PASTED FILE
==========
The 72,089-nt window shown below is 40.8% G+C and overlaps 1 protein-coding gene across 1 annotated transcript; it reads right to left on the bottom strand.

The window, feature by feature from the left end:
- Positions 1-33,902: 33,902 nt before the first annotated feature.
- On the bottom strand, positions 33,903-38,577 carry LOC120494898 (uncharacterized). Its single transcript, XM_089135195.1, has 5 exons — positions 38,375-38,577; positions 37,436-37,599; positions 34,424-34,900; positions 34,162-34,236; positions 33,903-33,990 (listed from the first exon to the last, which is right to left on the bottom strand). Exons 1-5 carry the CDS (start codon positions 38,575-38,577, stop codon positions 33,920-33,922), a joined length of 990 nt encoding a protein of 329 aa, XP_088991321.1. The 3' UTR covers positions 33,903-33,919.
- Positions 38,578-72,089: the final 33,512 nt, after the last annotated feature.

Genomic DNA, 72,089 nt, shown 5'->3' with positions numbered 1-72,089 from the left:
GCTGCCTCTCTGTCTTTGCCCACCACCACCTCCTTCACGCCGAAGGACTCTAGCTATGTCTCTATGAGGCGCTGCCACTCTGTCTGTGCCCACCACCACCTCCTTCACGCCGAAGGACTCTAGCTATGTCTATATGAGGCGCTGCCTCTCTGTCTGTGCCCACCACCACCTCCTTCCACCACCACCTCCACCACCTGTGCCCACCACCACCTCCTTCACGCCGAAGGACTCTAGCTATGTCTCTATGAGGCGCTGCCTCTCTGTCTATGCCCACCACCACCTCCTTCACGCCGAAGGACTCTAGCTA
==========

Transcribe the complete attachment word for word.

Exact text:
The 72,089-nt window shown below is 40.8% G+C and overlaps 1 protein-coding gene across 1 annotated transcript; it reads right to left on the bottom strand.

The window, feature by feature from the left end:
- Positions 1-33,902: 33,902 nt before the first annotated feature.
- On the bottom strand, positions 33,903-38,577 carry LOC120494898 (uncharacterized). Its single transcript, XM_089135195.1, has 5 exons — positions 38,375-38,577; positions 37,436-37,599; positions 34,424-34,900; positions 34,162-34,236; positions 33,903-33,990 (listed from the first exon to the last, which is right to left on the bottom strand). Exons 1-5 carry the CDS (start codon positions 38,575-38,577, stop codon positions 33,920-33,922), a joined length of 990 nt encoding a protein of 329 aa, XP_088991321.1. The 3' UTR covers positions 33,903-33,919.
- Positions 38,578-72,089: the final 33,512 nt, after the last annotated feature.

Genomic DNA, 72,089 nt, shown 5'->3' with positions numbered 1-72,089 from the left:
GCTGCCTCTCTGTCTTTGCCCACCACCACCTCCTTCACGCCGAAGGACTCTAGCTATGTCTCTATGAGGCGCTGCCACTCTGTCTGTGCCCACCACCACCTCCTTCACGCCGAAGGACTCTAGCTATGTCTATATGAGGCGCTGCCTCTCTGTCTGTGCCCACCACCACCTCCTTCCACCACCACCTCCACCACCTGTGCCCACCACCACCTCCTTCACGCCGAAGGACTCTAGCTATGTCTCTATGAGGCGCTGCCTCTCTGTCTATGCCCACCACCACCTCCTTCACGCCGAAGGACTCTAGCTA